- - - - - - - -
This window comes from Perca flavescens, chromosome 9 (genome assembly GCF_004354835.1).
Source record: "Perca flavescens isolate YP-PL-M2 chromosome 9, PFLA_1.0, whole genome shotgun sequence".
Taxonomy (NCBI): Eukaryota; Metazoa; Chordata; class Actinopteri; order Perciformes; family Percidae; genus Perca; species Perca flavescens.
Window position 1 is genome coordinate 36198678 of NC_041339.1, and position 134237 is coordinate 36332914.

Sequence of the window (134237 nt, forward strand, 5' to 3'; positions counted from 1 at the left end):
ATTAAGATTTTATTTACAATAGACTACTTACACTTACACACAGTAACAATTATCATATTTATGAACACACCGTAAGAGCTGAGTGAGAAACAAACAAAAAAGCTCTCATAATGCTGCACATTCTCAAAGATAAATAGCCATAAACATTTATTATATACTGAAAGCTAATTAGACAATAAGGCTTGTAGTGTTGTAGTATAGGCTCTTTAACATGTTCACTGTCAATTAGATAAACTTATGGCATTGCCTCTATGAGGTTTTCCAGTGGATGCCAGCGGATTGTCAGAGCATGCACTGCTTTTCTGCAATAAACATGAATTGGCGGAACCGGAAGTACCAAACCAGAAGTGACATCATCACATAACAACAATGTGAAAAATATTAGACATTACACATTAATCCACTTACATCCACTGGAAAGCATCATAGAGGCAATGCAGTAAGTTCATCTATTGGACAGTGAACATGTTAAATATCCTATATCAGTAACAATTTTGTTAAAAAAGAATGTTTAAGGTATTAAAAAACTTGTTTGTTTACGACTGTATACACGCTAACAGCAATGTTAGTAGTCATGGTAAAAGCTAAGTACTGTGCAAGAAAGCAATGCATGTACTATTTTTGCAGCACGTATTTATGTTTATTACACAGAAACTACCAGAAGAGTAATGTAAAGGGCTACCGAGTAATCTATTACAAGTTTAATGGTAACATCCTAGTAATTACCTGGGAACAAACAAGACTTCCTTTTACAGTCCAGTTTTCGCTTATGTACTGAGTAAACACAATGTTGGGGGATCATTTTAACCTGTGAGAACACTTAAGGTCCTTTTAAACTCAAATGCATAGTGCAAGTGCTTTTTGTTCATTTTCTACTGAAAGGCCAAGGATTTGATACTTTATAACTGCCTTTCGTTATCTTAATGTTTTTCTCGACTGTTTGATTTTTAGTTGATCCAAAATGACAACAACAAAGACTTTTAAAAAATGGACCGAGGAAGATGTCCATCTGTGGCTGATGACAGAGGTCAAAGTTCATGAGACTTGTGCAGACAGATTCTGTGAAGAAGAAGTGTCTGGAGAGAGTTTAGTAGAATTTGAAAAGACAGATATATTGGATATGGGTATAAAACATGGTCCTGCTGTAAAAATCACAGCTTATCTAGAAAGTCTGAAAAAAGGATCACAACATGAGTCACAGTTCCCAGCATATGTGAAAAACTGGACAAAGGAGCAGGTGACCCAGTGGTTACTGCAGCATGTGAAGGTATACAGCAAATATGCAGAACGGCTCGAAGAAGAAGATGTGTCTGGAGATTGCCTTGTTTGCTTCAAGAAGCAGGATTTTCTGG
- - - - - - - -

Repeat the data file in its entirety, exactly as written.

This window comes from Perca flavescens, chromosome 9 (genome assembly GCF_004354835.1).
Source record: "Perca flavescens isolate YP-PL-M2 chromosome 9, PFLA_1.0, whole genome shotgun sequence".
Taxonomy (NCBI): Eukaryota; Metazoa; Chordata; class Actinopteri; order Perciformes; family Percidae; genus Perca; species Perca flavescens.
Window position 1 is genome coordinate 36198678 of NC_041339.1, and position 134237 is coordinate 36332914.

Sequence of the window (134237 nt, forward strand, 5' to 3'; positions counted from 1 at the left end):
ATTAAGATTTTATTTACAATAGACTACTTACACTTACACACAGTAACAATTATCATATTTATGAACACACCGTAAGAGCTGAGTGAGAAACAAACAAAAAAGCTCTCATAATGCTGCACATTCTCAAAGATAAATAGCCATAAACATTTATTATATACTGAAAGCTAATTAGACAATAAGGCTTGTAGTGTTGTAGTATAGGCTCTTTAACATGTTCACTGTCAATTAGATAAACTTATGGCATTGCCTCTATGAGGTTTTCCAGTGGATGCCAGCGGATTGTCAGAGCATGCACTGCTTTTCTGCAATAAACATGAATTGGCGGAACCGGAAGTACCAAACCAGAAGTGACATCATCACATAACAACAATGTGAAAAATATTAGACATTACACATTAATCCACTTACATCCACTGGAAAGCATCATAGAGGCAATGCAGTAAGTTCATCTATTGGACAGTGAACATGTTAAATATCCTATATCAGTAACAATTTTGTTAAAAAAGAATGTTTAAGGTATTAAAAAACTTGTTTGTTTACGACTGTATACACGCTAACAGCAATGTTAGTAGTCATGGTAAAAGCTAAGTACTGTGCAAGAAAGCAATGCATGTACTATTTTTGCAGCACGTATTTATGTTTATTACACAGAAACTACCAGAAGAGTAATGTAAAGGGCTACCGAGTAATCTATTACAAGTTTAATGGTAACATCCTAGTAATTACCTGGGAACAAACAAGACTTCCTTTTACAGTCCAGTTTTCGCTTATGTACTGAGTAAACACAATGTTGGGGGATCATTTTAACCTGTGAGAACACTTAAGGTCCTTTTAAACTCAAATGCATAGTGCAAGTGCTTTTTGTTCATTTTCTACTGAAAGGCCAAGGATTTGATACTTTATAACTGCCTTTCGTTATCTTAATGTTTTTCTCGACTGTTTGATTTTTAGTTGATCCAAAATGACAACAACAAAGACTTTTAAAAAATGGACCGAGGAAGATGTCCATCTGTGGCTGATGACAGAGGTCAAAGTTCATGAGACTTGTGCAGACAGATTCTGTGAAGAAGAAGTGTCTGGAGAGAGTTTAGTAGAATTTGAAAAGACAGATATATTGGATATGGGTATAAAACATGGTCCTGCTGTAAAAATCACAGCTTATCTAGAAAGTCTGAAAAAAGGATCACAACATGAGTCACAGTTCCCAGCATATGTGAAAAACTGGACAAAGGAGCAGGTGACCCAGTGGTTACTGCAGCATGTGAAGGTATACAGCAAATATGCAGAACGGCTCGAAGAAGAAGATGTGTCTGGAGATTGCCTTGTTTGCTTCAAGAAGCAGGATTTTCTGG